If there's one genre that truly feels at home in the interactive world of videogames, its horror. Reading a spooky tale from Edgar Allen Poe or sitting down to watch something from the ingenious mind of Jordan Peele might get your senses on edge, but feeling intrinsically part of that terror is something else entirely. It's a unique ingredient that's made the likes of Resident Evil and Amnesia as important to the genre as any TV show or film, but just like those other mediums, it can sometimes take itself a little too seriously.
The Padre is very much a survival horror game, complete with a creepy atmosphere, an even creepier mansion and yes, you guessed it, the odd zombie creeping about. But while the likes of Layers of Fear: Legacy will aim to make you question your own personal sanity, indie studio Shotgun with Glitters wants to unsettle you and make you crack a smile. You'll solve environmental puzzles, fight a roster of mean-spirited monsters and make time to crack a gruff one-liner or two. It's all in a day's work for this virtual vicar.
The titular character is a man of the cloth who splits his time between clerical duties and demon hunting – you know, as you do. However, when an important cardinal goes missing, our sardonic holy man finds himself heading home to face off against a powerful evil without the comfort of his usual weapons. Will he solve the mystery and save the cardinal? Or is our hero destined for an eternity of torment at the hands of some dodgy demons?
At first glance, the voxel-based graphics – which look like something built entirely out of Minecraft blocks – seem instantly at odds with the succinctly adult nature of the game's setting and gameplay, but the contrast really works in The Padre's favour. With some smooth animations and a suitably gloomy lighting model, the contrast makes the eeriness of its atmosphere juxtapose even further. However, that design choice can sometimes make locating certain items or switches a little trickier than we'd like – especially when searching darker areas – so some puzzles can occasionally become frustrating.
While you control The Padre with the left analog stick, much of your interactions with the world are contextual. As a result, the game plays more like a point-and-click adventure where you'll need to inspect and combine items to create weapons and tools to solve puzzles. Each new location sits on-screen like a grisly diorama, with the camera panning in and out depending on where you roam. Considering so much of The Padre's rooms and chambers are often bathed in darkness (even with your trusty oil lamp to hand), it's far too easy to lose your bearings. It's an issue that really rears its ugly head when you're trying to evade a zombie or particularly persistent demon.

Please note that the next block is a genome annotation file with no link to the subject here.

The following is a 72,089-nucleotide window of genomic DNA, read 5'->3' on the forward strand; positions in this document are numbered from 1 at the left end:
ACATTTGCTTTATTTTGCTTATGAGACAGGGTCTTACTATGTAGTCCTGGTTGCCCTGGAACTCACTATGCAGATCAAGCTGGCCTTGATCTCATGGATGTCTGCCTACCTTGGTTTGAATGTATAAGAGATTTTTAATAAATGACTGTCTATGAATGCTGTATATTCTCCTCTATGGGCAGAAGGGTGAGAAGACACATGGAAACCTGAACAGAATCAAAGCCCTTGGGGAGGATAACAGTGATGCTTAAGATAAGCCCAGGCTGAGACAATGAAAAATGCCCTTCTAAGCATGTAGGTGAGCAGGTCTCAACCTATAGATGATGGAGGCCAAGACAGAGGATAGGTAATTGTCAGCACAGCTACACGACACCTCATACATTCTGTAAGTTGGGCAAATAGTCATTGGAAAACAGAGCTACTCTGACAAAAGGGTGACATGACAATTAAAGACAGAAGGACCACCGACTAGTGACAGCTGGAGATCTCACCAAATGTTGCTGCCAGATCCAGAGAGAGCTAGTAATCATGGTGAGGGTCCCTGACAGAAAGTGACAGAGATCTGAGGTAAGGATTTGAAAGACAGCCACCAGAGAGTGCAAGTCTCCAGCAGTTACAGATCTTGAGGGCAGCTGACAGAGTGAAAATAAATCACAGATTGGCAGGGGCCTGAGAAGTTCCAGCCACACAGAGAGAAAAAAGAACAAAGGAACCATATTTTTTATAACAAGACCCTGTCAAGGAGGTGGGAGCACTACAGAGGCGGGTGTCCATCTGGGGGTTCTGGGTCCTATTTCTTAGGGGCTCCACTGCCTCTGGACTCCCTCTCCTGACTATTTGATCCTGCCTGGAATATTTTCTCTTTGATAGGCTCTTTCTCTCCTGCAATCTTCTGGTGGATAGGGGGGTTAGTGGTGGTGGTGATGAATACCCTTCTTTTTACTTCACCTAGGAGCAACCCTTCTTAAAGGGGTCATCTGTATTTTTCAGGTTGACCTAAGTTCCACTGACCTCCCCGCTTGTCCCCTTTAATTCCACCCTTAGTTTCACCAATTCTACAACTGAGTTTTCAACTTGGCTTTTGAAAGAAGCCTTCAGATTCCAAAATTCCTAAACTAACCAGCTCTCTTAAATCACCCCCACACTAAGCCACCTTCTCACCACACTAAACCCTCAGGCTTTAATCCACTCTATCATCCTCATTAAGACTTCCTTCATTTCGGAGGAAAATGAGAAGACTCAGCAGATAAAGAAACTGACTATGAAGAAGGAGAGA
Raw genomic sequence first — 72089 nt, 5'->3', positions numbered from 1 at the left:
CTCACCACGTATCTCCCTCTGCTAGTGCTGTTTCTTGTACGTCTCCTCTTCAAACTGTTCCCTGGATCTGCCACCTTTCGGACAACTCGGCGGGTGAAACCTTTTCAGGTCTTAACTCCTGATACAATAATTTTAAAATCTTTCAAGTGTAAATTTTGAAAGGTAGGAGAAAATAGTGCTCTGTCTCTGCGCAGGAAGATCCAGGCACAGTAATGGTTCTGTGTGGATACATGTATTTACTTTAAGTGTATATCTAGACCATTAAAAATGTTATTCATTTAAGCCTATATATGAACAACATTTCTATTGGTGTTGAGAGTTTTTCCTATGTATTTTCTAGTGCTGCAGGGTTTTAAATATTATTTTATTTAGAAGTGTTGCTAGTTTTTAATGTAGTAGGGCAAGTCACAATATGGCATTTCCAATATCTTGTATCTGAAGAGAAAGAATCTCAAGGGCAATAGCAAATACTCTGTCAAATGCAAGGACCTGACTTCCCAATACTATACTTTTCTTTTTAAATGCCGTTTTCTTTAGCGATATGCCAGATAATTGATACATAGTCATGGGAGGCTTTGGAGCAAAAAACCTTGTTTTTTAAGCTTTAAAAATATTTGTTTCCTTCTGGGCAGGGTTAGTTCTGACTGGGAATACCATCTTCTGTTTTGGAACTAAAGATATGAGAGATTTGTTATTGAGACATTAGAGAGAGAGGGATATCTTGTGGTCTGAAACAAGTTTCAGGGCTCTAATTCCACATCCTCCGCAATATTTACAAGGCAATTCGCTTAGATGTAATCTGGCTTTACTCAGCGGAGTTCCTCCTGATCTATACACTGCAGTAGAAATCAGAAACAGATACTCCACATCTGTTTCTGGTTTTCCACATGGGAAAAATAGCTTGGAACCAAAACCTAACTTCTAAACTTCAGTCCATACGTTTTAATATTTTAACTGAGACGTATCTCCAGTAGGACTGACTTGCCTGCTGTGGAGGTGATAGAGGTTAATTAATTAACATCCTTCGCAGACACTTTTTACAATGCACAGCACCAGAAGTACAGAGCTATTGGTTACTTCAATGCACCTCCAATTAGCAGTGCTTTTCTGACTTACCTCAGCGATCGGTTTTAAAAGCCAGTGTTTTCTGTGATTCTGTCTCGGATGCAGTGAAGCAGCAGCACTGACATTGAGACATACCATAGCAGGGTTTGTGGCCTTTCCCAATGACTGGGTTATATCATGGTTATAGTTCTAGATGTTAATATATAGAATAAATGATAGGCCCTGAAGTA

The wading-through-treacle speed you move at and aforementioned clunky fixed camera are clearly there by design. This is a game that wears its love for Resident Evil and other less timeless horror classics such as Alone in the Dark upon its bloody sleeves, but even as a tribute, you’re soon reminded that the world has moved on from tank controls for a reason. However, despite these issues, The Padre still has a fantastic sense of personality.
The voice acting strays a little too close to the drawl of Mark Hamill's Joker at times, but the result is a more tongue-in-cheek Max Payne where our blocky hero always has a quick quip to unleash. You'll walk through libraries and have to dodge flying books like something out of Ghostbusters, or sneak around a zombie nanny sat reading a bedtime story. Cute little touches such as suits of armour that turn to watch you go by, only to snap back into place every time you look back at them, show just how far this little indie has come since its burgeoning years in Early Access on Steam.
Combat can be a little clunky, especially when you’re fighting more powerful enemies and you’re often striking at hitboxes that tend to appear and disappear at their own leisure. You’re also often scrabbling for enough firepower to take on enemies, and when paired with your slow movement, enemy encounters soon become a chore. Which is a shame, because there are some really interesting enemy designs to battle/evade in voxel form.
While The Padre is a far from perfect indie offering, its mixture of satisfyingly challenging puzzles, a dark sense of humour and a perennial love for classic survival horror makes for an intriguing addition to the genre. The issues with combat and the sometimes infuriating nature of its puzzles can grate, but with a little extra polish The Padre has the potential to be a real hidden gem on Nintendo Switch.